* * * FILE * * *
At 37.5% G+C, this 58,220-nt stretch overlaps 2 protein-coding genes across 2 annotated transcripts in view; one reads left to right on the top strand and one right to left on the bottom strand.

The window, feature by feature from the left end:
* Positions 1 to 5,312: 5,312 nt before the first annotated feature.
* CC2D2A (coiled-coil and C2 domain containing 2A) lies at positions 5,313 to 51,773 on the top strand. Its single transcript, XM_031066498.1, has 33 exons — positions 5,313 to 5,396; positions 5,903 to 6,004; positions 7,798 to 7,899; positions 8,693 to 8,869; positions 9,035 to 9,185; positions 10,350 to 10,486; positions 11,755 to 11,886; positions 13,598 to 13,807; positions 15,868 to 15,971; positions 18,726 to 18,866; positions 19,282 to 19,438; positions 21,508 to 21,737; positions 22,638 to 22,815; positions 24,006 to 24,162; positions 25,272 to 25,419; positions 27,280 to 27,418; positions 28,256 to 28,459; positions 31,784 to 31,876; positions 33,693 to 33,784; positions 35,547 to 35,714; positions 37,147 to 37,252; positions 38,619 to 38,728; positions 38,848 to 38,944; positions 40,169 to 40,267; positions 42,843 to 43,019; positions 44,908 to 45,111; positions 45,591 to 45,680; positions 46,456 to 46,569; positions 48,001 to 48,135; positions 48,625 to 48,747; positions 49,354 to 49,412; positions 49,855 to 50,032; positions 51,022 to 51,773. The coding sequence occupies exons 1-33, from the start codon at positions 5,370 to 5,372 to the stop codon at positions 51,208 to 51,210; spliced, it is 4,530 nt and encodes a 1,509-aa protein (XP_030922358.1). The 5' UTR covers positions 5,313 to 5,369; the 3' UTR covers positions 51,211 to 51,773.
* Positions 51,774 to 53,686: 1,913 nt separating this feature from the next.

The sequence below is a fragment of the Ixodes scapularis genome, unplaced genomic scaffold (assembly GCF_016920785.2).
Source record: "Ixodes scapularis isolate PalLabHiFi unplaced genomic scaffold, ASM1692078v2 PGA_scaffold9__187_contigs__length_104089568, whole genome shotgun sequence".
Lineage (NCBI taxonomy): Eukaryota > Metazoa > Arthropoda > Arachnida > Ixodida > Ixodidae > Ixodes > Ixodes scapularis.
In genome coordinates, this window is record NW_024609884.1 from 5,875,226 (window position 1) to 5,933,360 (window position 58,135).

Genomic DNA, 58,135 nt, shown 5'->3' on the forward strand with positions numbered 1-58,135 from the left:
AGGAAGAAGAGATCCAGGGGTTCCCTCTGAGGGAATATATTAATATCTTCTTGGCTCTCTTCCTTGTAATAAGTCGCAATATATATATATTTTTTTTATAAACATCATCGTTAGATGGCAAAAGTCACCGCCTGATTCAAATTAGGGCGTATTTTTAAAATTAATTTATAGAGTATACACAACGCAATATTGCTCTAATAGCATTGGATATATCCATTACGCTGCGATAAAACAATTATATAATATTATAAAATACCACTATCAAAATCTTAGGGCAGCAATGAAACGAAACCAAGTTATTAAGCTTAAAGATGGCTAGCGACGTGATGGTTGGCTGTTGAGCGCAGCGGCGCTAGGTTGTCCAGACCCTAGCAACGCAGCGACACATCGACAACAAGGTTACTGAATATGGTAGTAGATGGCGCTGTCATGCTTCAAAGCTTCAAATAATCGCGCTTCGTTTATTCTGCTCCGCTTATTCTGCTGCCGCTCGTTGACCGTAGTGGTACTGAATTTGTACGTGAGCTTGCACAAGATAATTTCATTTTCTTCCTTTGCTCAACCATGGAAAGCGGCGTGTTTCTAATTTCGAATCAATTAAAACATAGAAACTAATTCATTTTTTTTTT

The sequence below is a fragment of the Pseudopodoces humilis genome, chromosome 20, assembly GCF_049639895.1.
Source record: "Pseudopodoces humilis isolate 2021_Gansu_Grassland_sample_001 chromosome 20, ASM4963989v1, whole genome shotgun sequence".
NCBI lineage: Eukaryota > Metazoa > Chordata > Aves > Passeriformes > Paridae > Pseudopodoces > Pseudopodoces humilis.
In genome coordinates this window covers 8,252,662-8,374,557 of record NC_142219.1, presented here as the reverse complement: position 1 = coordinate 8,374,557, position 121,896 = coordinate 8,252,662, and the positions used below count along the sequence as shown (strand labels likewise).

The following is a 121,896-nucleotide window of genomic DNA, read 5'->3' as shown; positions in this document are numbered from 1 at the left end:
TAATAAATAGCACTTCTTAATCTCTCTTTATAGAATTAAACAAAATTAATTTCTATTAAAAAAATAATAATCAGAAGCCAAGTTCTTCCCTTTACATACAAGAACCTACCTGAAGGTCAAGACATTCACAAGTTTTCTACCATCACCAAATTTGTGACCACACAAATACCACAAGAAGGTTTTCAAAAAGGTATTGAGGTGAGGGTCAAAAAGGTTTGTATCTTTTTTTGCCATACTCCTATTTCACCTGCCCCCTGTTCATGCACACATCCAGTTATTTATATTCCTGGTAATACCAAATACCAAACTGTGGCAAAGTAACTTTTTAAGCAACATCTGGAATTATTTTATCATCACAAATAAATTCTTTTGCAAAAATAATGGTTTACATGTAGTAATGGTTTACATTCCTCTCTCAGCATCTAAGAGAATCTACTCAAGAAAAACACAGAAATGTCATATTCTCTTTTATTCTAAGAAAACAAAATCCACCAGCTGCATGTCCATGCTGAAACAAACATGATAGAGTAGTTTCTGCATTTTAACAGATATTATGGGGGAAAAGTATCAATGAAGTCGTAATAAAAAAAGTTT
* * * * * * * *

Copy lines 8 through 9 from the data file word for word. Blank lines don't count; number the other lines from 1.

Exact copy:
Lineage (NCBI taxonomy): Eukaryota > Metazoa > Arthropoda > Arachnida > Ixodida > Ixodidae > Ixodes > Ixodes scapularis.
In genome coordinates, this window is record NW_024609884.1 from 5,875,226 (window position 1) to 5,933,360 (window position 58,135).